One more way of doing it is using redirections within functions. #!/bin/bash function1 () { echo 'STDOUT from function 1' echo 'STDERR from function 1' >&2 } function2 () { echo 'STDOUT from function 2' echo 'STDERR from function 2' >&2 } function3 () { echo 'STDOUT from function 3' echo 'STDERR from function 3' ...


4

alias tree="ls -R | grep ":$" | sed -e 's/:$//' -e 's/[^-][^\/]*\//--/g' -e 's/^/ /' -e 's/-/|/'" ls -R: list subdirectories recursively grep ":$": grep only for lines with : at the end of the line sed -e 's/:$//': remove : at the end of the line -e 's/[^-][^\/]*\//--/g': replace all path components except of last dir with --. To be precise replace any ...


0

Though I had to remove the last comma in your example input to make it work because jq was complaining about expecting another array element, this: INPUT | jq -r '[.[][].displayName], [.[][].value]| join(", ")' ...got me... First Name, Last Name, Position, Company Name, Country VALUE, VALUE, VALUE, VALUE, VALUE How it works in a nutshell: I traversed ...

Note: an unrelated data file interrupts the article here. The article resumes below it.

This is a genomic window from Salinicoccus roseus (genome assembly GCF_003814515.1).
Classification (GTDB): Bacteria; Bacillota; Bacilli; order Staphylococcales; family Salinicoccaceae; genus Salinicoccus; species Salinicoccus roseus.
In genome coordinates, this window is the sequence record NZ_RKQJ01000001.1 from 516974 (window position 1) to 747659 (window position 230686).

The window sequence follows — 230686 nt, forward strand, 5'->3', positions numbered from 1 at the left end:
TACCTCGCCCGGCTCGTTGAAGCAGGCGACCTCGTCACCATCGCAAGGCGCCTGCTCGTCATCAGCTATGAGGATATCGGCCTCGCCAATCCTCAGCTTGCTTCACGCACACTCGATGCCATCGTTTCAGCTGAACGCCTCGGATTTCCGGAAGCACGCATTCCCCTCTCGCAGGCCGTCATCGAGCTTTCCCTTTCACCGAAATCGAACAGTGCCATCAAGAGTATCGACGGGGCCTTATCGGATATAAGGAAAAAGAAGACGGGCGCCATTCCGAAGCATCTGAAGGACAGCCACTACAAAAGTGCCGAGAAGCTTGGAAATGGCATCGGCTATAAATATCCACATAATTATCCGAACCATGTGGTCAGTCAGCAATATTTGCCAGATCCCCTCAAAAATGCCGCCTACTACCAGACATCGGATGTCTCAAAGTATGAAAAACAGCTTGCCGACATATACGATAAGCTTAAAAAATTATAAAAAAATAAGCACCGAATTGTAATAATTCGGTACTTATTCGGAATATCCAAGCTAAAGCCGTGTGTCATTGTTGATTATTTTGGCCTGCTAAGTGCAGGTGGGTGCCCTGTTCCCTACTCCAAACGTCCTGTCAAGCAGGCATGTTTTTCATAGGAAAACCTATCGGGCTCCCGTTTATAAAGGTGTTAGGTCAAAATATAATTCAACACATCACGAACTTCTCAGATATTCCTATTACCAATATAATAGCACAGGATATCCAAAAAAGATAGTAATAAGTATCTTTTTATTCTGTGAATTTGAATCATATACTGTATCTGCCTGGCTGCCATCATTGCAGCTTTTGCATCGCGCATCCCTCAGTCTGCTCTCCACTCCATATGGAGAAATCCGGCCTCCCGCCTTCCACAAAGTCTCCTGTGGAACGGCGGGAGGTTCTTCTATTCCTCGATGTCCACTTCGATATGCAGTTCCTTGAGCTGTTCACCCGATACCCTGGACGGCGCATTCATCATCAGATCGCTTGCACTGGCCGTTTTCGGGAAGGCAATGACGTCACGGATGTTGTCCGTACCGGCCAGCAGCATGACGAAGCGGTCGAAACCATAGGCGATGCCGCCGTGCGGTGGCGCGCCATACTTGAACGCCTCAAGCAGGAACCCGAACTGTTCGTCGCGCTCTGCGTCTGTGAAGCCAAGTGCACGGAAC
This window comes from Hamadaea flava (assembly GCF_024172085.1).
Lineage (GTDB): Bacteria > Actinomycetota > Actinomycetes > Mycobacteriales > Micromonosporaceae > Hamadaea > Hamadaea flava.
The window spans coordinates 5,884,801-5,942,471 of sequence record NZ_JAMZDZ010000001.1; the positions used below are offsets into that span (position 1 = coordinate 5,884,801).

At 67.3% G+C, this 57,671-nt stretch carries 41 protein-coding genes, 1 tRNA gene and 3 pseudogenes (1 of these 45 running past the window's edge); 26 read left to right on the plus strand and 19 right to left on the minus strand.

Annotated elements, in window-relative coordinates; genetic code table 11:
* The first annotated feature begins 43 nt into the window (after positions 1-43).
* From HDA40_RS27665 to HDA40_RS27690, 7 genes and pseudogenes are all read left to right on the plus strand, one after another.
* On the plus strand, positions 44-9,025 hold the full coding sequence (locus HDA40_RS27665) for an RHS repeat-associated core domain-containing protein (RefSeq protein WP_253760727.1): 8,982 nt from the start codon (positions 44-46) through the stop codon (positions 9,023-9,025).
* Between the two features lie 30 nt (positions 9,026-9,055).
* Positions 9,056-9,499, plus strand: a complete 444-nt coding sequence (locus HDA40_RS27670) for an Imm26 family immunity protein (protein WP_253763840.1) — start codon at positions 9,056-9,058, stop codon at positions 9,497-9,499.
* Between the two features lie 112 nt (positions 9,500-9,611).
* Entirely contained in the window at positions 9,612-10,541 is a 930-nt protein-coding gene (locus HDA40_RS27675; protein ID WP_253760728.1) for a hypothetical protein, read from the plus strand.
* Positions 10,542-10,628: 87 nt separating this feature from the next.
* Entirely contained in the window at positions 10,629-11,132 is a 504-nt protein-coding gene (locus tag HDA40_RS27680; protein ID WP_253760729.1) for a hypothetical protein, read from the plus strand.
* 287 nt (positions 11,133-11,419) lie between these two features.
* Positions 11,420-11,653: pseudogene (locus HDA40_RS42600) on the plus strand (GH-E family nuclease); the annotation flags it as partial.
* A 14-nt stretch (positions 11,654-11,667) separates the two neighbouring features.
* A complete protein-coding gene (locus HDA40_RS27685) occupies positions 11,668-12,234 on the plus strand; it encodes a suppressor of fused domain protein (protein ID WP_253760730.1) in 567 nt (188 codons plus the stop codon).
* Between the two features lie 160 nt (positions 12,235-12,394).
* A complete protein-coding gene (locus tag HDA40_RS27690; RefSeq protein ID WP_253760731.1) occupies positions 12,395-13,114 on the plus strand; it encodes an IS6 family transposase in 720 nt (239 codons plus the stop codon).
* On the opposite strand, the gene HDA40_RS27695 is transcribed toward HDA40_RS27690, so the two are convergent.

0

Since you tagged this python and assuming name of json file is x.json import os, json with open('x.json') as f: x = json.load(f) print '{}{}{}'.format(', '.join(y['displayName'] for y in x['data']), os.linesep, ', '.join(y['value'] for y in x['data'])) First Name, Last Name, Position, Company Name, Country VALUE, VALUE, VALUE, VALUE, ...


1